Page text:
The Department of Housing and Urban Development (HUD) on Thursday charged Facebook with allegedly encouraging, enabling and causing housing discrimination through its targeted advertising practices.
HUD said the social media giant is violating the Fair Housing Act – federal legislation that prohibits discrimination against people seeking to buy or rent a home, getting a mortgage, seeking housing assistance or engaging in other housing-related activities.
"Facebook is discriminating against people based upon who they are and where they live," HUD Secretary Ben Carson said in a statement. "Using a computer to limit a person's housing choices can be just as discriminatory as slamming a door in someone's face."
HUD accused Facebook of allowing advertisers to exclude people from seeing housing advertisements based on interests that "closely align with the Fair Housing Act's protected classes," including users who the social media platform classified as parents, non-American-born, non-Christian or a variety of other groups. The agency also claimed Facebook allows advertisers to exclude people based on their neighborhood "by drawing a red line around those neighborhoods on a map." It also alleges Facebook gave options the advertisers of showing ads only to men or only to women.
HUD also stated Facebook's machine learning and artificial intelligence tools to "classify and group users to project each user's likely response to a given ad, and in doing so, may recreate groupings defined by their protected class." (Facebook has claimed the agency has no direct evidence that its AI tools discriminate against users.)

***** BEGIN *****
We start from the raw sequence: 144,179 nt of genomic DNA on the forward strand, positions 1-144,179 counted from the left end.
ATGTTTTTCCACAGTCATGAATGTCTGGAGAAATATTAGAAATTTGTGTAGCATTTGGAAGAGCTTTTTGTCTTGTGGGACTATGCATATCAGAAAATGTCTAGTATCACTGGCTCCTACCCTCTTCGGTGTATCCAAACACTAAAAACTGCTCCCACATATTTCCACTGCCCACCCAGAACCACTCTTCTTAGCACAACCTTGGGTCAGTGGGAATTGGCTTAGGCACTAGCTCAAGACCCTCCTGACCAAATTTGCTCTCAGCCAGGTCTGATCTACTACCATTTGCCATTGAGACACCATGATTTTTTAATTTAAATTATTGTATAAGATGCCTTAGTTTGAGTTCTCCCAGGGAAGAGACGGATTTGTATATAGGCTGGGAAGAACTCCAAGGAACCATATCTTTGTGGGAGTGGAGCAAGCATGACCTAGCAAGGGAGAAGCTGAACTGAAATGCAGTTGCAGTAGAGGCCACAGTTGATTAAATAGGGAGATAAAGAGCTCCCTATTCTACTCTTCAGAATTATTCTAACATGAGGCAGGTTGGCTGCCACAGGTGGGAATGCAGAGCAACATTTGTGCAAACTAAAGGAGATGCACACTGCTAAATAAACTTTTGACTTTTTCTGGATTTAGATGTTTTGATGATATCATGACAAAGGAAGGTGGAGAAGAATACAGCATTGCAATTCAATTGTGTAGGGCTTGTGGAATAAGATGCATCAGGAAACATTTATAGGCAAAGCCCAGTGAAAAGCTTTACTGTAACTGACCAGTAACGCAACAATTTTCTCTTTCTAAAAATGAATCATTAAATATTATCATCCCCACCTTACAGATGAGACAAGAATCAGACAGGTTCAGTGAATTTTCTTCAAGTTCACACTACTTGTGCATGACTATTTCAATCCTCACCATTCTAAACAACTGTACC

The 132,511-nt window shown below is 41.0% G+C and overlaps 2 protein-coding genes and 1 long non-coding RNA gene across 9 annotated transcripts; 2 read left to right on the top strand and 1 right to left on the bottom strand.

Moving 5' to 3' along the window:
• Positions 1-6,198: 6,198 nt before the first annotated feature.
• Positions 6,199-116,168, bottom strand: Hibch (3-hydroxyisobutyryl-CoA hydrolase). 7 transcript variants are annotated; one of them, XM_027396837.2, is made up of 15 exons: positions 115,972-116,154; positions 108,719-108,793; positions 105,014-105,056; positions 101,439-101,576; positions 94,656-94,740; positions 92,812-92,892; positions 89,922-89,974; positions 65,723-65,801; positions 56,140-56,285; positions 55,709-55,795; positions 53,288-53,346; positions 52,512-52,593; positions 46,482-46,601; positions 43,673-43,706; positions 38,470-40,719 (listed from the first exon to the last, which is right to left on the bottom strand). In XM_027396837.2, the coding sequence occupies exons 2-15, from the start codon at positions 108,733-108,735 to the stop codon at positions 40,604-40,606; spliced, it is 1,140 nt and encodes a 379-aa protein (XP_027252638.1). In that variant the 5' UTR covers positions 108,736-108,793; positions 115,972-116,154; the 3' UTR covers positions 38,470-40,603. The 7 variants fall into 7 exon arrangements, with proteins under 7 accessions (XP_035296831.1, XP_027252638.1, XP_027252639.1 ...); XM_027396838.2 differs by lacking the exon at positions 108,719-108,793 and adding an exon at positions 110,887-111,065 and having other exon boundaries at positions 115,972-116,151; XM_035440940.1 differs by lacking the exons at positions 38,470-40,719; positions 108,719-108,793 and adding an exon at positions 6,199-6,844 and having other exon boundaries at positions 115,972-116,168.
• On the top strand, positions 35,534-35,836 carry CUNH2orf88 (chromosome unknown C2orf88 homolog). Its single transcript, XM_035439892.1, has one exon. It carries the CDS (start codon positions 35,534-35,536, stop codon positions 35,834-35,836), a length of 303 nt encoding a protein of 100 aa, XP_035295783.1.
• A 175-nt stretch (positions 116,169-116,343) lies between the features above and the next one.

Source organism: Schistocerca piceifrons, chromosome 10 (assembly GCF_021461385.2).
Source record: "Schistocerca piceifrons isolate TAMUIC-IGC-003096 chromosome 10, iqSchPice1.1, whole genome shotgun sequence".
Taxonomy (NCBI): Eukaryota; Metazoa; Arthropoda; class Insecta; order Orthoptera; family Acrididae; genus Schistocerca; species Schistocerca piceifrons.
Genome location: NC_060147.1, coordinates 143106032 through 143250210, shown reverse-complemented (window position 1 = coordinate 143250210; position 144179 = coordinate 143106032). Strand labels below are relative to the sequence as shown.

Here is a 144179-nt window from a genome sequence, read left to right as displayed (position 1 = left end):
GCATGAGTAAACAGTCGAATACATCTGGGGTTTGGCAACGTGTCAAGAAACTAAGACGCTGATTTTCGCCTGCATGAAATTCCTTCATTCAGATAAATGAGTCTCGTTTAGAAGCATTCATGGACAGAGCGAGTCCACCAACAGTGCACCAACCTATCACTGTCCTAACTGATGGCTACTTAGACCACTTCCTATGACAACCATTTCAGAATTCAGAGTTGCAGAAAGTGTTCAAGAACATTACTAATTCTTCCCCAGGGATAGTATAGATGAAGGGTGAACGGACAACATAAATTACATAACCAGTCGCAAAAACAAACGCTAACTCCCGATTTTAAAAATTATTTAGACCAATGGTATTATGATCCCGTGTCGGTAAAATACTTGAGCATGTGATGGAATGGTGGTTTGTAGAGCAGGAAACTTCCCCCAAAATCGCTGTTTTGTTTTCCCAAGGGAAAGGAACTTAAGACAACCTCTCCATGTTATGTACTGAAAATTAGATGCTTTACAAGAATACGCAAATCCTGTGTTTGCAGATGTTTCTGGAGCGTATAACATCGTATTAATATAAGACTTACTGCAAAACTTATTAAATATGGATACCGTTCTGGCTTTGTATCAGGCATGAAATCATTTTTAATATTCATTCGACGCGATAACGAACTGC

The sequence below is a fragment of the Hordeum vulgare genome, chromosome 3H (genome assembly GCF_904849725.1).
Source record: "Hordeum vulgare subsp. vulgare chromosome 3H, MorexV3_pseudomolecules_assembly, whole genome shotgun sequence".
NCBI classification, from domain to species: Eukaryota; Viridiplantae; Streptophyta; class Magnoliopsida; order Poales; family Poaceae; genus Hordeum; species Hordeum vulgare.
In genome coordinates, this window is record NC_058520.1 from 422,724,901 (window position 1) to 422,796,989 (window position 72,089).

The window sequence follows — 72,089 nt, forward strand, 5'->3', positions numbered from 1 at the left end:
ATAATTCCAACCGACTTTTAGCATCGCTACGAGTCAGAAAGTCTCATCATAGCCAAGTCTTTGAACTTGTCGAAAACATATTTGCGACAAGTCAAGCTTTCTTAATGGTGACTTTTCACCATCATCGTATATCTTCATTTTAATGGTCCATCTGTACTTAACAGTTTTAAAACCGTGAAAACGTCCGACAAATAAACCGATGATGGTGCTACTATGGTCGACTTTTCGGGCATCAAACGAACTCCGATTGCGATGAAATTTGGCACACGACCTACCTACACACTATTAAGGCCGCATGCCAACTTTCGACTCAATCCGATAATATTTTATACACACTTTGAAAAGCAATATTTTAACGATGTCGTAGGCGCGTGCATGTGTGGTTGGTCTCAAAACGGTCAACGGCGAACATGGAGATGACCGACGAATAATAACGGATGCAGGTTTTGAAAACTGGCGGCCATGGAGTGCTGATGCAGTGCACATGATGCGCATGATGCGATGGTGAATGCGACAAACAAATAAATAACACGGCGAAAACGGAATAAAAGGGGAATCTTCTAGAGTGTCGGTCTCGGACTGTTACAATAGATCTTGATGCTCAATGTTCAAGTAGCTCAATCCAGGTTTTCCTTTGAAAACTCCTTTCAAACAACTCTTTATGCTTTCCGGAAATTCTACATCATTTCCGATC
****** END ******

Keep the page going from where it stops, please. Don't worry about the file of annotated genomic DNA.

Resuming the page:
The charge follows a months-long investigation by the agency into whether Facebook allows landlords and home sellers to use its targeted advertising platform to "engage in housing discrimination." HUD filed a formal complaint against Facebook last August, claiming the social media company allows real estate sellers to restrict their advertisements to potential buyers or tenants on the basis of race, sex, religion, disability and other characteristics.
Facebook on Thursday appeared off guard by HUD's decision to file charges.
"We're surprised by HUD's decision, as we've been working with them to address their concerns and have taken significant steps to prevent ads discrimination," the company said in a statement. "While we were eager to find a solution, HUD insisted on access to sensitive information — like user data — without adequate safeguards. We're disappointed by today's developments, but we'll continue working with civil rights experts on these issues."
Facebook last week announced it would be settling lawsuits for just under $5 million with several civil rights and housing advocates that includes the American Civil Liberties Union and the National Fair Housing Alliance. In that announcement, the tech giant said "we can do better" and vowed to enact sweeping reforms to its ad-targeting practices, including not allowing advertisers to target or exclude housing-, employment- or credit-related ads by age, gender or zip code. Facebook also said "advertisers offering housing, employment and credit items will have a much smaller set of targeting categories to use in their campaign overall" and announced plans to launch a new advertising portal for U.S. users to search for and view all current housing-related ads even if they did not appear on News Feed.